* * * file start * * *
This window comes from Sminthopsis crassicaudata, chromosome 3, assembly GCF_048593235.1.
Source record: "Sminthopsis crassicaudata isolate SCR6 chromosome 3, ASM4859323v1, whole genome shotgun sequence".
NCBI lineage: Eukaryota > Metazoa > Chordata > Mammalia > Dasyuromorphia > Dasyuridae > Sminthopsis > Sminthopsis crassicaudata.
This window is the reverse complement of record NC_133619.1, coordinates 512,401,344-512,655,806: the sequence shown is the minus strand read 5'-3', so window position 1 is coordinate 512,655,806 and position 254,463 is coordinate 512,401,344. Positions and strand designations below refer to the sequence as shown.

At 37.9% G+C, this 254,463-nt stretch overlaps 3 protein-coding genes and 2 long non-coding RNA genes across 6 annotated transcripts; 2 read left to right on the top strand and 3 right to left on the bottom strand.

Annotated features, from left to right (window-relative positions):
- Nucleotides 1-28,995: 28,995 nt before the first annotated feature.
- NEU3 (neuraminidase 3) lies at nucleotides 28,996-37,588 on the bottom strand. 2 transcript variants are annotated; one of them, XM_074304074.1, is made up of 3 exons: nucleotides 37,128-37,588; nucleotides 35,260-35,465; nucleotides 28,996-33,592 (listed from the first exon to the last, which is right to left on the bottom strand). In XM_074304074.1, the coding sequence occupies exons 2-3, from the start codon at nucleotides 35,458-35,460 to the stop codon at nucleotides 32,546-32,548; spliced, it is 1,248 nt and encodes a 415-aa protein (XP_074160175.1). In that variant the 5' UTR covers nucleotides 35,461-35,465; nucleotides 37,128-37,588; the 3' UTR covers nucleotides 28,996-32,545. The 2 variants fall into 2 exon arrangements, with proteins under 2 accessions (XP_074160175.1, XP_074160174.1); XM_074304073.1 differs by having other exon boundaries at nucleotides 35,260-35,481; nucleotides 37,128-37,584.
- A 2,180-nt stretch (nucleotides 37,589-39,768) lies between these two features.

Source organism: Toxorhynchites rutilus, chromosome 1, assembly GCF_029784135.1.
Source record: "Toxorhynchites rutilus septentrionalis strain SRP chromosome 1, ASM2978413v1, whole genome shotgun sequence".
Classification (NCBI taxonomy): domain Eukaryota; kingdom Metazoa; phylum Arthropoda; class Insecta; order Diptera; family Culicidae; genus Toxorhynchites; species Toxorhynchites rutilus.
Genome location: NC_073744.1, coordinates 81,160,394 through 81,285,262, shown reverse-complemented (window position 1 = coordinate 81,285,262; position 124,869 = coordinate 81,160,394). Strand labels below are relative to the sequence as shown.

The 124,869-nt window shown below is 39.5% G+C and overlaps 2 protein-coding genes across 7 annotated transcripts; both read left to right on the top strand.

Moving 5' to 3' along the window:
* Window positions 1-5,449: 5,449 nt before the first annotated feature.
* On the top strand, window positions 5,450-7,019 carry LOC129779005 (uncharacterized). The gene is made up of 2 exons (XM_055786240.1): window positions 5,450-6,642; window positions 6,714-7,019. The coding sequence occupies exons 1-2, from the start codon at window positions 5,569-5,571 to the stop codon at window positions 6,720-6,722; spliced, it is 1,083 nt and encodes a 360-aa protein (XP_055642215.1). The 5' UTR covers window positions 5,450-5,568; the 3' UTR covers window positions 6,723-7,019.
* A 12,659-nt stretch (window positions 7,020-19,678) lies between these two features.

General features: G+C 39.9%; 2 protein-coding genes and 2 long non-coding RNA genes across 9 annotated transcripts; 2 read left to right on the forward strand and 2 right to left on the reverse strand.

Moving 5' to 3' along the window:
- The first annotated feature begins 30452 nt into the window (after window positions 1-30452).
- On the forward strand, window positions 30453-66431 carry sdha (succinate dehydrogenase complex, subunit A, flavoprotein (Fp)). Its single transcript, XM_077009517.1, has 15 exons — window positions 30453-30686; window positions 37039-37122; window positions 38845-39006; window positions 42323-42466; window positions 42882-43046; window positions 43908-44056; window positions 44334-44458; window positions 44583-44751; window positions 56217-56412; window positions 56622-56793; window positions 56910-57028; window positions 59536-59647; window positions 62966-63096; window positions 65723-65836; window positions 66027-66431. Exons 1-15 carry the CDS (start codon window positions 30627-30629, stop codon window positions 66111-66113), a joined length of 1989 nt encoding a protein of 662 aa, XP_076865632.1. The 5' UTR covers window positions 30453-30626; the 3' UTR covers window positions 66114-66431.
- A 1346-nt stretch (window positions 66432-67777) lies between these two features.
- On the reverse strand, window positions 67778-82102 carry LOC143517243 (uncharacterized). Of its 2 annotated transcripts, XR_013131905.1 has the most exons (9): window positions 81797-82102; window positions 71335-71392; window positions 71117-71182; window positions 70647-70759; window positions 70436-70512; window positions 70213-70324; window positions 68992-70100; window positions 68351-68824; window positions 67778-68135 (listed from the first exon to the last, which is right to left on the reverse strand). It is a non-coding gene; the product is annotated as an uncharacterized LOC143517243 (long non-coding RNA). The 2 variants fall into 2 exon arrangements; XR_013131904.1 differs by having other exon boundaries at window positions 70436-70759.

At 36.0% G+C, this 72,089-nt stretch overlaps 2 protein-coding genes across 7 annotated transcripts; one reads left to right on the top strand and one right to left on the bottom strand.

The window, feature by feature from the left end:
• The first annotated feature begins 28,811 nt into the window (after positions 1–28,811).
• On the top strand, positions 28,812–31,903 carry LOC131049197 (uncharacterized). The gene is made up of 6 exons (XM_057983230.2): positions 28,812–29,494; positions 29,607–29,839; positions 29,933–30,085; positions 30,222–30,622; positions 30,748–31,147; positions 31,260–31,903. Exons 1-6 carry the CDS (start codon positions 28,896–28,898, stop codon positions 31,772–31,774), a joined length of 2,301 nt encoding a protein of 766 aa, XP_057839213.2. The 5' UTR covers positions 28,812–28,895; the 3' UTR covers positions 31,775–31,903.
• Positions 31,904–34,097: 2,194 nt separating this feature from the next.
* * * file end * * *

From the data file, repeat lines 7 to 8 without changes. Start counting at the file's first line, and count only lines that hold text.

- Nucleotides 1-28,995: 28,995 nt before the first annotated feature.
- NEU3 (neuraminidase 3) lies at nucleotides 28,996-37,588 on the bottom strand. 2 transcript variants are annotated; one of them, XM_074304074.1, is made up of 3 exons: nucleotides 37,128-37,588; nucleotides 35,260-35,465; nucleotides 28,996-33,592 (listed from the first exon to the last, which is right to left on the bottom strand). In XM_074304074.1, the coding sequence occupies exons 2-3, from the start codon at nucleotides 35,458-35,460 to the stop codon at nucleotides 32,546-32,548; spliced, it is 1,248 nt and encodes a 415-aa protein (XP_074160175.1). In that variant the 5' UTR covers nucleotides 35,461-35,465; nucleotides 37,128-37,588; the 3' UTR covers nucleotides 28,996-32,545. The 2 variants fall into 2 exon arrangements, with proteins under 2 accessions (XP_074160175.1, XP_074160174.1); XM_074304073.1 differs by having other exon boundaries at nucleotides 35,260-35,481; nucleotides 37,128-37,584.